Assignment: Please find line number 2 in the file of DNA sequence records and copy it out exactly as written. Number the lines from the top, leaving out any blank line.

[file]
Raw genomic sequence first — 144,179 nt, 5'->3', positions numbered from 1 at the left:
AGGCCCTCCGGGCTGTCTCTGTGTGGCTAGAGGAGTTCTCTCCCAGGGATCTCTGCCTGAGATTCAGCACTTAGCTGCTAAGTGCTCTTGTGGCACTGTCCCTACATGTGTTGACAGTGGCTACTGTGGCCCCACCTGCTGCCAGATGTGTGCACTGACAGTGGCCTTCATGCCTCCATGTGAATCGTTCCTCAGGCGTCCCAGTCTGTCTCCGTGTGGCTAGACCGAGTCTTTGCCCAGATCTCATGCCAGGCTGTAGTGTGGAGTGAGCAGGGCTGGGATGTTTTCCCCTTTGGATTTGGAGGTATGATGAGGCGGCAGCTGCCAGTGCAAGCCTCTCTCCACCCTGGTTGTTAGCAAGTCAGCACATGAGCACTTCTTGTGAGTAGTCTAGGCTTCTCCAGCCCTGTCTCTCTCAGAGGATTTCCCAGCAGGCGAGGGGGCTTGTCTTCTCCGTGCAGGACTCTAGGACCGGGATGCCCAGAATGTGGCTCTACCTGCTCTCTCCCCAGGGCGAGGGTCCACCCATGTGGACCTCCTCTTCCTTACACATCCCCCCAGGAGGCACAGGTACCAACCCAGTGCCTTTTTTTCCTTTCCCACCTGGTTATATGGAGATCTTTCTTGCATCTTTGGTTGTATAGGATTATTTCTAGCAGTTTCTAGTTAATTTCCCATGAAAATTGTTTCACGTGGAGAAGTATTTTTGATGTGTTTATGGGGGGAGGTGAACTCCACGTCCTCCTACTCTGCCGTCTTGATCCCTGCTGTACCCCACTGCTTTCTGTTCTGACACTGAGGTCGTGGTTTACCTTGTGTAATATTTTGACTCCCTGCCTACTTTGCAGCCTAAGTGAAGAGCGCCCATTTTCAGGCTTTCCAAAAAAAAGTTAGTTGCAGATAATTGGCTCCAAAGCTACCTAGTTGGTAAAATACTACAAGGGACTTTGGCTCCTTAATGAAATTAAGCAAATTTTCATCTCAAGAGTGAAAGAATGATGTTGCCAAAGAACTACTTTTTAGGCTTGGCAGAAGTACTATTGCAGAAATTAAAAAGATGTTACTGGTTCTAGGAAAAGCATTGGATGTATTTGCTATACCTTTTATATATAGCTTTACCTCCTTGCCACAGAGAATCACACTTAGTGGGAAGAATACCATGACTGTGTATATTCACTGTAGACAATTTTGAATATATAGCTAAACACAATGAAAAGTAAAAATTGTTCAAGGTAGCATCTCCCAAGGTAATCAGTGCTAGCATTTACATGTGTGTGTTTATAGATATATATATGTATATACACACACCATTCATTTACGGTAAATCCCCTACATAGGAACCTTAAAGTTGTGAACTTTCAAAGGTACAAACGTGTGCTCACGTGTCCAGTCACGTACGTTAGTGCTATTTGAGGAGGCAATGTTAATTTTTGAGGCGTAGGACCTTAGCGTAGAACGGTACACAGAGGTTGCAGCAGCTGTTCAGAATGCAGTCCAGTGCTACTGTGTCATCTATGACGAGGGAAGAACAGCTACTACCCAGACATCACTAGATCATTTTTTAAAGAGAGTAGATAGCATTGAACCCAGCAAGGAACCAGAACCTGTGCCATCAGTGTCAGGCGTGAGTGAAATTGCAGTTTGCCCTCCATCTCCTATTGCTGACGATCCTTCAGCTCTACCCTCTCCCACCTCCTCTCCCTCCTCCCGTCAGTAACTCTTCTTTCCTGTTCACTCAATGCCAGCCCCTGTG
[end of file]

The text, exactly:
AGGCCCTCCGGGCTGTCTCTGTGTGGCTAGAGGAGTTCTCTCCCAGGGATCTCTGCCTGAGATTCAGCACTTAGCTGCTAAGTGCTCTTGTGGCACTGTCCCTACATGTGTTGACAGTGGCTACTGTGGCCCCACCTGCTGCCAGATGTGTGCACTGACAGTGGCCTTCATGCCTCCATGTGAATCGTTCCTCAGGCGTCCCAGTCTGTCTCCGTGTGGCTAGACCGAGTCTTTGCCCAGATCTCATGCCAGGCTGTAGTGTGGAGTGAGCAGGGCTGGGATGTTTTCCCCTTTGGATTTGGAGGTATGATGAGGCGGCAGCTGCCAGTGCAAGCCTCTCTCCACCCTGGTTGTTAGCAAGTCAGCACATGAGCACTTCTTGTGAGTAGTCTAGGCTTCTCCAGCCCTGTCTCTCTCAGAGGATTTCCCAGCAGGCGAGGGGGCTTGTCTTCTCCGTGCAGGACTCTAGGACCGGGATGCCCAGAATGTGGCTCTACCTGCTCTCTCCCCAGGGCGAGGGTCCACCCATGTGGACCTCCTCTTCCTTACACATCCCCCCAGGAGGCACAGGTACCAACCCAGTGCCTTTTTTTCCTTTCCCACCTGGTTATATGGAGATCTTTCTTGCATCTTTGGTTGTATAGGATTATTTCTAGCAGTTTCTAGTTAATTTCCCATGAAAATTGTTTCACGTGGAGAAGTATTTTTGATGTGTTTATGGGGGGAGGTGAACTCCACGTCCTCCTACTCTGCCGTCTTGATCCCTGCTGTACCCCACTGCTTTCTGTTCTGACACTGAGGTCGTGGTTTACCTTGTGTAATATTTTGACTCCCTGCCTACTTTGCAGCCTAAGTGAAGAGCGCCCATTTTCAGGCTTTCCAAAAAAAAGTTAGTTGCAGATAATTGGCTCCAAAGCTACCTAGTTGGTAAAATACTACAAGGGACTTTGGCTCCTTAATGAAATTAAGCAAATTTTCATCTCAAGAGTGAAAGAATGATGTTGCCAAAGAACTACTTTTTAGGCTTGGCAGAAGTACTATTGCAGAAATTAAAAAGATGTTACTGGTTCTAGGAAAAGCATTGGATGTATTTGCTATACCTTTTATATATAGCTTTACCTCCTTGCCACAGAGAATCACACTTAGTGGGAAGAATACCATGACTGTGTATATTCACTGTAGACAATTTTGAATATATAGCTAAACACAATGAAAAGTAAAAATTGTTCAAGGTAGCATCTCCCAAGGTAATCAGTGCTAGCATTTACATGTGTGTGTTTATAGATATATATATGTATATACACACACCATTCATTTACGGTAAATCCCCTACATAGGAACCTTAAAGTTGTGAACTTTCAAAGGTACAAACGTGTGCTCACGTGTCCAGTCACGTACGTTAGTGCTATTTGAGGAGGCAATGTTAATTTTTGAGGCGTAGGACCTTAGCGTAGAACGGTACACAGAGGTTGCAGCAGCTGTTCAGAATGCAGTCCAGTGCTACTGTGTCATCTATGACGAGGGAAGAACAGCTACTACCCAGACATCACTAGATCATTTTTTAAAGAGAGTAGATAGCATTGAACCCAGCAAGGAACCAGAACCTGTGCCATCAGTGTCAGGCGTGAGTGAAATTGCAGTTTGCCCTCCATCTCCTATTGCTGACGATCCTTCAGCTCTACCCTCTCCCACCTCCTCTCCCTCCTCCCGTCAGTAACTCTTCTTTCCTGTTCACTCAATGCCAGCCCCTGTG